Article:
80 years after the Red Army defeated the Wehrmacht in the Battle of Stalingrad, Kremlin chief Vladimir Putin accused Germany of allowing himself to be drawn into a war with Russia.
"It's unbelievable, but it's a fact: we're being threatened again with the German Leopard tank," Putin said at a ceremony in Volgograd, which was temporarily renamed Stalingrad because of the anniversary. Signs with the name of Stalingrad were also hung in the city on the Volga.
Putin, who has been at war with Ukraine for almost a year, used the anniversary of the battle to justify attacks on the neighboring country. While the head of state was cheered on by guests, Ukraine was struggling with the aftermath of the recent Russian attacks. After a rocket hit a residential building in the eastern Ukrainian city of Kramatorsk, the number of injured rose to more than 20. Three people were rescued dead from the rubble. Meanwhile, the EU once again demonstrated solidarity with Ukraine with a visit by Commission President Ursula von der Leyen.
Putin compares situation in Ukraine to World War II
As in the Second World War, German weapons are being used to fight against Russia on Ukrainian soil, Putin said. However, the 70-year-old himself started the war against Ukraine almost a year ago. "We have something with which to answer. And the matter does not end with the use of armored vehicles. Everyone should understand that," said the leader of the nuclear power. The guests at a celebratory concert where Putin gave the short speech reacted enthusiastically.
Putin made his first public statement since Germany's decision to supply tanks to Ukraine. He accused the "collective West" of pursuing anti-Russian policies similar to those under Nazi dictator Adolf Hitler. "Now, unfortunately, we see the ideology of Nazism in a modern face, in its modern expression it again creates a threat to the security of our country," Putin claimed. Germany has repeatedly emphasized that it is not or does not want to become a war party.
Critics repeatedly accuse Putin of using the commemoration days, which are sacred for many Russians, to commemorate the Soviet Union's victory over Hitler's Germany in World War II for his propaganda about the invasion of Ukraine. He started the war against Ukraine on February 24. To date, Russia occupies around 18 percent of Ukraine.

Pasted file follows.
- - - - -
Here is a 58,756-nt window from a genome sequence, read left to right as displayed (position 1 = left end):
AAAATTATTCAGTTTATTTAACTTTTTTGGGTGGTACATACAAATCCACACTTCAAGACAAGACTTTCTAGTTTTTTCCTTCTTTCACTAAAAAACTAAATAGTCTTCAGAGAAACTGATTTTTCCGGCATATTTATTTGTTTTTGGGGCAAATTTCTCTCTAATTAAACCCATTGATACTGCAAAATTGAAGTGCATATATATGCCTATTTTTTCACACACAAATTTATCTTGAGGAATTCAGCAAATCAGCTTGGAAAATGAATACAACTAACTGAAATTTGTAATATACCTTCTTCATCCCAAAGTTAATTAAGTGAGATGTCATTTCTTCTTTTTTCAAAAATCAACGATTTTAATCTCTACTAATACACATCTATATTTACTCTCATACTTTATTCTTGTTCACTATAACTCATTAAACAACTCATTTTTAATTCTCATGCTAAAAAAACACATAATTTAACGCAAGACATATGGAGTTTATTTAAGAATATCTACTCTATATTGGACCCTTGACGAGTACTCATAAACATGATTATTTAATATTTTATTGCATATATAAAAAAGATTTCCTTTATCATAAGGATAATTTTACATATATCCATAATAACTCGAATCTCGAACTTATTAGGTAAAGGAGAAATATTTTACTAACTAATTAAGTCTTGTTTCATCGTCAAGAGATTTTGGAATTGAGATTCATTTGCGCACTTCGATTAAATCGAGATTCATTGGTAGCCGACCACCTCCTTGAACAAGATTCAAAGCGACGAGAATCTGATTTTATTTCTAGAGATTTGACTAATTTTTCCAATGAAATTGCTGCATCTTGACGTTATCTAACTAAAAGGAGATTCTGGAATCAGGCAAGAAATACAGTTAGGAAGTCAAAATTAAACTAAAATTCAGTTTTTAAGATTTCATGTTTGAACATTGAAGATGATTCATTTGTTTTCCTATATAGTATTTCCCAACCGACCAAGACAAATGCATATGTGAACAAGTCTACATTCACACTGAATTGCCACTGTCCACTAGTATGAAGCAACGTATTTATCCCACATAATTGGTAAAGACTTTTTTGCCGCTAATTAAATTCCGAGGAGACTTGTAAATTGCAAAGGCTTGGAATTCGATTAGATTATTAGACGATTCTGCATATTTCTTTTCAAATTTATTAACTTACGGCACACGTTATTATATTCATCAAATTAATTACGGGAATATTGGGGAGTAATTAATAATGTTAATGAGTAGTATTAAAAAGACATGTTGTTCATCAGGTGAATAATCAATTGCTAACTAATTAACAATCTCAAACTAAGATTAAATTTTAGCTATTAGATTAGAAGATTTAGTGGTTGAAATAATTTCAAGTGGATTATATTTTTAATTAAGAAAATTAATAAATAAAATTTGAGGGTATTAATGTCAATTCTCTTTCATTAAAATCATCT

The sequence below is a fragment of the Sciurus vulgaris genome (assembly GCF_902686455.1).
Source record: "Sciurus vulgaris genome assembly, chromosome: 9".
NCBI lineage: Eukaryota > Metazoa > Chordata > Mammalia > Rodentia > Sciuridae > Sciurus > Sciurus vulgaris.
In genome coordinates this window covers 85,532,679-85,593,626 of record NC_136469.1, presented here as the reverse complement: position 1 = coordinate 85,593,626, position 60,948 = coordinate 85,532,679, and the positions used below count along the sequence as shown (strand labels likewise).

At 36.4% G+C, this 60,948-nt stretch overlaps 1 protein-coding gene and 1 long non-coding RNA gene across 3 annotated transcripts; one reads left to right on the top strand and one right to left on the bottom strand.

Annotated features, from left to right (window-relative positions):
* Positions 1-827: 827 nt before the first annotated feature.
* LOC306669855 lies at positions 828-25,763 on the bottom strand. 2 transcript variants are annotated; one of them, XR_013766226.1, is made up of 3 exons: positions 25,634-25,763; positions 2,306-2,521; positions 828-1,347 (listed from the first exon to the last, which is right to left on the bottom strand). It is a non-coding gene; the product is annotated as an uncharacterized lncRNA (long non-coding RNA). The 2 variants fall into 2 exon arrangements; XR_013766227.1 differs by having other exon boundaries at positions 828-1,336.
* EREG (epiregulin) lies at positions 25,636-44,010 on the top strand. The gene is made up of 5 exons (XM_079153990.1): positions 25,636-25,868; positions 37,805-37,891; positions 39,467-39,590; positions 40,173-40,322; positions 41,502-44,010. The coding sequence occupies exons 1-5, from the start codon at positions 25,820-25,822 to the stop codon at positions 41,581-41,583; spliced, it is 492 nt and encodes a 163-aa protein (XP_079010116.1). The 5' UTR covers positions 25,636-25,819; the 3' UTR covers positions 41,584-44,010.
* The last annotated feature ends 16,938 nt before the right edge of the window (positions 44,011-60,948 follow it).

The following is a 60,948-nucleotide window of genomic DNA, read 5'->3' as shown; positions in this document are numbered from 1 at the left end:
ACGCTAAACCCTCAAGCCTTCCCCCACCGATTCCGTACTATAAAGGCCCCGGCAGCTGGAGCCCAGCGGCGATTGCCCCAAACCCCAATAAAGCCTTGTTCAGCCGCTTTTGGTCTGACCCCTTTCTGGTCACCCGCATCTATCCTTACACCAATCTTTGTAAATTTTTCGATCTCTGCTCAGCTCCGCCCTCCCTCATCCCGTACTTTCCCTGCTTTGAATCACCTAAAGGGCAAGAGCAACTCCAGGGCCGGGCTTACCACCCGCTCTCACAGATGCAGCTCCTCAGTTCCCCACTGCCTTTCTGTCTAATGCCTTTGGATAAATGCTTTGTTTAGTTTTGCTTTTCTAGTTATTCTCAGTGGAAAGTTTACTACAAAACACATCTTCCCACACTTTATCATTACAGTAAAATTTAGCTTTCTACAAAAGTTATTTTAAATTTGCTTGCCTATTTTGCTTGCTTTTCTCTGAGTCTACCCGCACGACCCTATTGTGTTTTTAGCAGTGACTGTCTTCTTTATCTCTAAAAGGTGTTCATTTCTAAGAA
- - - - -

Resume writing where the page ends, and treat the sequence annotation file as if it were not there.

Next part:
With rocket and drone attacks, Russia has recently also deliberately destroyed energy infrastructure in Ukraine in order to plunge the country into darkness and cold. Again and again, simple houses are hit, which is why many civilians die as a result of Putin's war.
Stalin bust unveiled in Volgograd
Putin repeatedly uses the commemoration of World War II to justify his invasion of Ukraine as a continuation of the fight against Nazism. Only in January did he again accuse the leadership in Kyiv of worshiping the Ukrainian nationalist leader Stepan Bandera (1909-1959), who helped Hitler at the time, as a hero today. "Therefore we have every reason to describe the current Ukrainian rulers as neo-Nazi," Putin said at a meeting with veterans in St. Petersburg.
According to the Kremlin, Putin met with representatives of patriotic and youth organizations on the Volga. A bust of Stalin was unveiled in Volgograd to commemorate the Soviet dictator Joseph Stalin (1879-1953), who led the country to victory.
The Battle of Stalingrad with hundreds of thousands of dead within 200 days is considered one of the heaviest and most decisive defeats of the German Wehrmacht and thus a turning point in the Second World War. The city was almost completely destroyed in the bitter fighting. On November 19, 1942, the Red Army counterattacked, during which the 6th Army of the German Wehrmacht was surrounded. On February 2, 1943, the last German units were taken prisoner of war. The city has been called Volgograd since 1961.
In the Battle of Stalingrad, many Ukrainians fought in the Red Army alongside Russian soldiers against Hitler's troops. Today the two ex-Soviet republics are fighting each other. After the rocket hit a residential building in the eastern Ukrainian city of Kramatorsk in the Donetsk region, Ukrainian President Volodymyr Zelenskyy again urgently called for help from the West against the Russian attacks. "The only way to stop Russian terrorism is to defeat it. With tanks. Fighter jets. Long-range missiles," he wrote on Twitter.
Von der Leyen with the EU Commission for talks in Kyiv
During her visit to Kyiv, EU Commission President von der Leyen announced further sanctions against Russia. The tenth package of punitive measures against Russia should be decided by February 24 - the anniversary of the Russian invasion. In addition to von der Leyen, 15 other Commissioners also traveled to Kyiv to meet at an EU-Ukraine summit this Friday.